June 2019
3 Reads
0.676 Impact Factor

Management of Rare Craniofacial Anomalies With Soft Tissue Reconstruction on Humanitarian Missions.

J Craniofac Surg 2018 Mar;29(2):452-456

Department of Surgery, Plastic Surgery Division, College of Medicine, King Faisal University, Dammam, Saudi Arabia.

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http://dx.doi.org/10.1097/SCS.0000000000004146DOI Listing
March 2018
4 Reads
0.680 Impact Factor

Cleft Lip and Palate: An Experience of a Developing Center in Egypt.

Authors:
Tarek A Abulezz

J Craniofac Surg 2017 Nov;28(8):e731-e734

Department of Plastic Surgery, Faculty of Medicine, Sohag University, Sohag, Egypt.

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http://dx.doi.org/10.1097/SCS.0000000000003870DOI Listing
November 2017
11 Reads
0.680 Impact Factor

Modalities of Surgical Management of Pressure Sores in Sohag University Hospital: A Review of 42 Cases

Egyptian Journal of Plast. Reconstruct. Surg.

Background: Pressure sores are localized injury to the skin and/or the underlying tissue usually over bony prominences. Pressure sores affect significantly the patients' life especially those with limited mobility, 70 % of sores occur in persons older than 65 years. There is an inverse relationship exists between the amount of pressure and the length of time required to cause ulceration. Pressure sores usually occur due to combination of extrinsic and intrinsic factors. Surgical management include debridement and reconstruction by local or distant flap, the most commonly used are rotational, rhombic, V-Y advancement and tensor fascia lata flaps. Rarely skin graft is the adequate treatment. Patients and methods: This is a prospective study included 42 patients of different age and sex, having 57 pressure ulcers of variable etiology and severity. All patients were evaluated and managed in the plastic surgery department at Sohag university hospital. Results: Rotational flap was the most common type of surgical procedures followed by V-Y advancement flap then tensor fascia lata and rhombic flap. In most cases, the results were accepted. Conclusion: A person that is bedridden or cannot move, or who has diabetes, vascular disease (circulation problems), incontinence, or mental disabilities, should be frequently checked for pressure ulcers. Surgical treatment is the main treatment for pressure sores especially for 3rd and 4th degrees. Rotational flap is the most common flap used in the surgical. However protection is much better and cheaper than treatment.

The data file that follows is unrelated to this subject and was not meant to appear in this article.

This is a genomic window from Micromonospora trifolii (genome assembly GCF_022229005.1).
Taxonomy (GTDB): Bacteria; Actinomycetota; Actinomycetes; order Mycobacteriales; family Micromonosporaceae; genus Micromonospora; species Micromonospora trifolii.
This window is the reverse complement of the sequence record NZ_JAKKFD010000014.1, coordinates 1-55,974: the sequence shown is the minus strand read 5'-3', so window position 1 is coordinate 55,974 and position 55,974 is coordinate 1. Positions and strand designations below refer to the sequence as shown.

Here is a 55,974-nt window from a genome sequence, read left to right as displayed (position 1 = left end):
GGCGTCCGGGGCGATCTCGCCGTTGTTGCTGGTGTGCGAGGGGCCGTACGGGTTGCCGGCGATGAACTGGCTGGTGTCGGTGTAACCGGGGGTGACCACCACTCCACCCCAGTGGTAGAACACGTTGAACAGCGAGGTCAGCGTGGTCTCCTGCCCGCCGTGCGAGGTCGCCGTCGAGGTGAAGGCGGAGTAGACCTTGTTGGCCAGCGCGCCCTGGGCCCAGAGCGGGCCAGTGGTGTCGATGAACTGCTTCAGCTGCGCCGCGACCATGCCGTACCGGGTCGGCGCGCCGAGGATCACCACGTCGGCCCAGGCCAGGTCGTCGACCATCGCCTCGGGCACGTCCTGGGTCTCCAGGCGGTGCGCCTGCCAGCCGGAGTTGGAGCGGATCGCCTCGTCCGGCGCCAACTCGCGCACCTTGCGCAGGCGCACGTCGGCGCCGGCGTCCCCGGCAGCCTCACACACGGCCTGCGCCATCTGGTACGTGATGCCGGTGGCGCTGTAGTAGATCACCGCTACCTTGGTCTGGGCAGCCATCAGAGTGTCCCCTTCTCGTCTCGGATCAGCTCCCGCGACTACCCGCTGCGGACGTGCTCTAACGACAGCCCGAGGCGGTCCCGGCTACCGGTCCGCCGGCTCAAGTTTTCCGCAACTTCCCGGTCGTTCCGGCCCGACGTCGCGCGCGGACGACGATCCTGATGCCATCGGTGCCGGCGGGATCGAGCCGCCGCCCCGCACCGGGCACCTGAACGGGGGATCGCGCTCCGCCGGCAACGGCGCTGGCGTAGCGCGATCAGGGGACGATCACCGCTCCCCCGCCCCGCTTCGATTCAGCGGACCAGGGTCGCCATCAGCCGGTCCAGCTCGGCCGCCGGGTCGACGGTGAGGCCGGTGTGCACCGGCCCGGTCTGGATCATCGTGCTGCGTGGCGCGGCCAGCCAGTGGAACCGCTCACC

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July 2017
5 Reads

Different Modalities Used for Reconstruction of Soft Tissue Defects of the Foot in Sohag University Hospital

Egyptian Journal of Plast. Reconstruct. Surg

Background: Foot trauma may have a major influence on life style in the form of chronic pain, ulcers and diminished function. These potential complications can be minimized by appropriate management of foot soft tissue injuries. Proper wound debridement and meticulous hemostasis are essential. The ultimate goal of reconstruction is to close the wound and to provide for bipedal ambulation. Methods: During the period from January 2010 to December 2014, 164 patients with soft tissue defects in the foot underwent reconstruction in the plastic surgery department of Sohag university hospital. Reconstructive method was chosen according to the local finding of each defect as well as the general clinical status of the patient. Skin grafts, fasciocutaneous and myocutaneous flaps, either pedicled or free, were utilized. The minimal post-operative follow up was 6 months. Results: 169 foot soft tissue defects in 164 consecutive patients were reconstructed. The etiology was acute trauma in 152 and chronic trauma in 12 cases. Modalities of reconstruction used were: 72 skin grafts, 51 cross-leg flaps, 15 flap repositioning and direct closure, 12 local flaps, 9 sural flaps, 5 dorsalis pedis flaps, 4 free flaps and 1 medial planter flap. Overall complication rate was 12%. Conclusion: Reconstruction of the foot should start by the simplest procedure that can accomplish the desired anatomical and functional outcome. Although microsurgical progress has improved and changed the quality of lower limb reconstruction, pedicled flaps remain good solution in selected cases.